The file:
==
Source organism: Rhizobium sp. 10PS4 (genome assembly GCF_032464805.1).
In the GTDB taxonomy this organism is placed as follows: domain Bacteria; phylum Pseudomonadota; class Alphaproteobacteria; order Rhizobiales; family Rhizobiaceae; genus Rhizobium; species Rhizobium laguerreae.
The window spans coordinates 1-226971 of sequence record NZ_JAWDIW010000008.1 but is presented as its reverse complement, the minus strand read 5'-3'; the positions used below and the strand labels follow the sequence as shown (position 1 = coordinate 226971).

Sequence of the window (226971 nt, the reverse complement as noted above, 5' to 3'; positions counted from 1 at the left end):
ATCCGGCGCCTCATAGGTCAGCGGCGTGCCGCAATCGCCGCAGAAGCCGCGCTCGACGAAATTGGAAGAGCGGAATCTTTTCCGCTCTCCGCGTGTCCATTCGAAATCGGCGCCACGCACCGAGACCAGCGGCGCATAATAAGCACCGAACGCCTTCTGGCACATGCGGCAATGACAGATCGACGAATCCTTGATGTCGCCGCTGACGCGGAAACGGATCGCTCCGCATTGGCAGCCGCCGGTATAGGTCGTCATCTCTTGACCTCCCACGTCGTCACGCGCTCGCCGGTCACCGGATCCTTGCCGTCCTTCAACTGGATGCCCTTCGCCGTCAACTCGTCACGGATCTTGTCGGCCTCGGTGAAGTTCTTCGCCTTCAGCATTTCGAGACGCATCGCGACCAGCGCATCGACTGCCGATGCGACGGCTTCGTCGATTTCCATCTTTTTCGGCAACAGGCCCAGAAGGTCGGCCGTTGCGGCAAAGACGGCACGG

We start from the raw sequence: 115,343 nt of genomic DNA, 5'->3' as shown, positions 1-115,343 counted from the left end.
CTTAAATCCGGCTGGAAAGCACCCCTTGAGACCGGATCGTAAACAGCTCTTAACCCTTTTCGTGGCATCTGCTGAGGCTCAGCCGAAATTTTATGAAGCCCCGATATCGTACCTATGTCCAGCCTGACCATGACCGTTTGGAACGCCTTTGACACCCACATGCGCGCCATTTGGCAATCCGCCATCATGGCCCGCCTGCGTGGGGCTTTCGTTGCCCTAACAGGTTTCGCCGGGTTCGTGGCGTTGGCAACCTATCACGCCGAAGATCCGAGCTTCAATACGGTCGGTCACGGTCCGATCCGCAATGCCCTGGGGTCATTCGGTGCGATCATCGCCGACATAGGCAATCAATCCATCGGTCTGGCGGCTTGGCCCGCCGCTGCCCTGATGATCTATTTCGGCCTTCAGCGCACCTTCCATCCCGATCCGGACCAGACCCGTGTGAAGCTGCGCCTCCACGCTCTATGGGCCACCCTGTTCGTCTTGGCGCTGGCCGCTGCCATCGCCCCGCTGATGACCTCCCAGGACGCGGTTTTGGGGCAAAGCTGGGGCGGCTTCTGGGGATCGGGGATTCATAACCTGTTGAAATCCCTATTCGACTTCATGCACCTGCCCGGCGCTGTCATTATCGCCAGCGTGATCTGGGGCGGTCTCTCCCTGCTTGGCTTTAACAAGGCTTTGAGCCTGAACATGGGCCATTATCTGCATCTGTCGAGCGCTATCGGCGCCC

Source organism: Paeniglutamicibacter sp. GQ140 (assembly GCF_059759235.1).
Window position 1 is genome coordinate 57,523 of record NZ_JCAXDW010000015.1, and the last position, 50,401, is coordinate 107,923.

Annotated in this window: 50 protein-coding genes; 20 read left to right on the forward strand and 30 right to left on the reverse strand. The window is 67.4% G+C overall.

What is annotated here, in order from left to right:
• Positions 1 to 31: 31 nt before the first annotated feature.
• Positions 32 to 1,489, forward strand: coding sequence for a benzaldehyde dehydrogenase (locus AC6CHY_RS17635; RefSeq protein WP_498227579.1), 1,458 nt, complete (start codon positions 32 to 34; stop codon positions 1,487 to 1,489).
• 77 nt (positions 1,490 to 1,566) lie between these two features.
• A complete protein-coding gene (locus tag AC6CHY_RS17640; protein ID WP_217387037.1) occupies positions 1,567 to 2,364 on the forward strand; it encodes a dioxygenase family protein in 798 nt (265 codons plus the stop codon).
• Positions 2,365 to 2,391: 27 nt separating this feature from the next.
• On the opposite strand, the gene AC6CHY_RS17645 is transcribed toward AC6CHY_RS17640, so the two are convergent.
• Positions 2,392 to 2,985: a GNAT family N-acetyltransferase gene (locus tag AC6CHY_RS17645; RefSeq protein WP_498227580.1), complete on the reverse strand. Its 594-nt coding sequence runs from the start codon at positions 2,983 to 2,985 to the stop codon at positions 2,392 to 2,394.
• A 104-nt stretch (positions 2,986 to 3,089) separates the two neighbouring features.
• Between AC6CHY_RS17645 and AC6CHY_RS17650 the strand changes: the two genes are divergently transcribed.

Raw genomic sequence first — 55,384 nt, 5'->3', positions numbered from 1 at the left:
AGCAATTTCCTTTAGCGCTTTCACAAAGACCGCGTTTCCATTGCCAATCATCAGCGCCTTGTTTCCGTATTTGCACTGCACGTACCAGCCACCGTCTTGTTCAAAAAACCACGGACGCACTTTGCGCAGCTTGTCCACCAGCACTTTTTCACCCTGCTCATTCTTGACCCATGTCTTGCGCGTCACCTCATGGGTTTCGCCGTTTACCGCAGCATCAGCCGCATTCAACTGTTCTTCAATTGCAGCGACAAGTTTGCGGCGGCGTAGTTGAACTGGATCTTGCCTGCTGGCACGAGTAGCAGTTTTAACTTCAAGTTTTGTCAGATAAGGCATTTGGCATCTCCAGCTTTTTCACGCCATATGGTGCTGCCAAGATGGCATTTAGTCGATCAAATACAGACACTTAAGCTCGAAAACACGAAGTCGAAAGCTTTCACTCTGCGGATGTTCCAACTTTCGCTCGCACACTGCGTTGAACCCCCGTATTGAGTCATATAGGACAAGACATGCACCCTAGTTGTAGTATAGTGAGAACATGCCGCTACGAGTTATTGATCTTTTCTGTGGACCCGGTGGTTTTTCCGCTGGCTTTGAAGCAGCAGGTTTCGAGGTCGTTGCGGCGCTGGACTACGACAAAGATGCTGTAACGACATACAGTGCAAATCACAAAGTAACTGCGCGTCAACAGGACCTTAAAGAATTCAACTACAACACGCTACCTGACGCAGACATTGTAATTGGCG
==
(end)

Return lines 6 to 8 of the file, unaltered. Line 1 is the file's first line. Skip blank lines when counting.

We start from the raw sequence: 115,343 nt of genomic DNA, 5'->3' as shown, positions 1-115,343 counted from the left end.
CTTAAATCCGGCTGGAAAGCACCCCTTGAGACCGGATCGTAAACAGCTCTTAACCCTTTTCGTGGCATCTGCTGAGGCTCAGCCGAAATTTTATGAAGCCCCGATATCGTACCTATGTCCAGCCTGACCATGACCGTTTGGAACGCCTTTGACACCCACATGCGCGCCATTTGGCAATCCGCCATCATGGCCCGCCTGCGTGGGGCTTTCGTTGCCCTAACAGGTTTCGCCGGGTTCGTGGCGTTGGCAACCTATCACGCCGAAGATCCGAGCTTCAATACGGTCGGTCACGGTCCGATCCGCAATGCCCTGGGGTCATTCGGTGCGATCATCGCCGACATAGGCAATCAATCCATCGGTCTGGCGGCTTGGCCCGCCGCTGCCCTGATGATCTATTTCGGCCTTCAGCGCACCTTCCATCCCGATCCGGACCAGACCCGTGTGAAGCTGCGCCTCCACGCTCTATGGGCCACCCTGTTCGTCTTGGCGCTGGCCGCTGCCATCGCCCCGCTGATGACCTCCCAGGACGCGGTTTTGGGGCAAAGCTGGGGCGGCTTCTGGGGATCGGGGATTCATAACCTGTTGAAATCCCTATTCGACTTCATGCACCTGCCCGGCGCTGTCATTATCGCCAGCGTGATCTGGGGCGGTCTCTCCCTGCTTGGCTTTAACAAGGCTTTGAGCCTGAACATGGGCCATTATCTGCATCTGTCGAGCGCTATCGGCGCCC

Source organism: Paeniglutamicibacter sp. GQ140 (assembly GCF_059759235.1).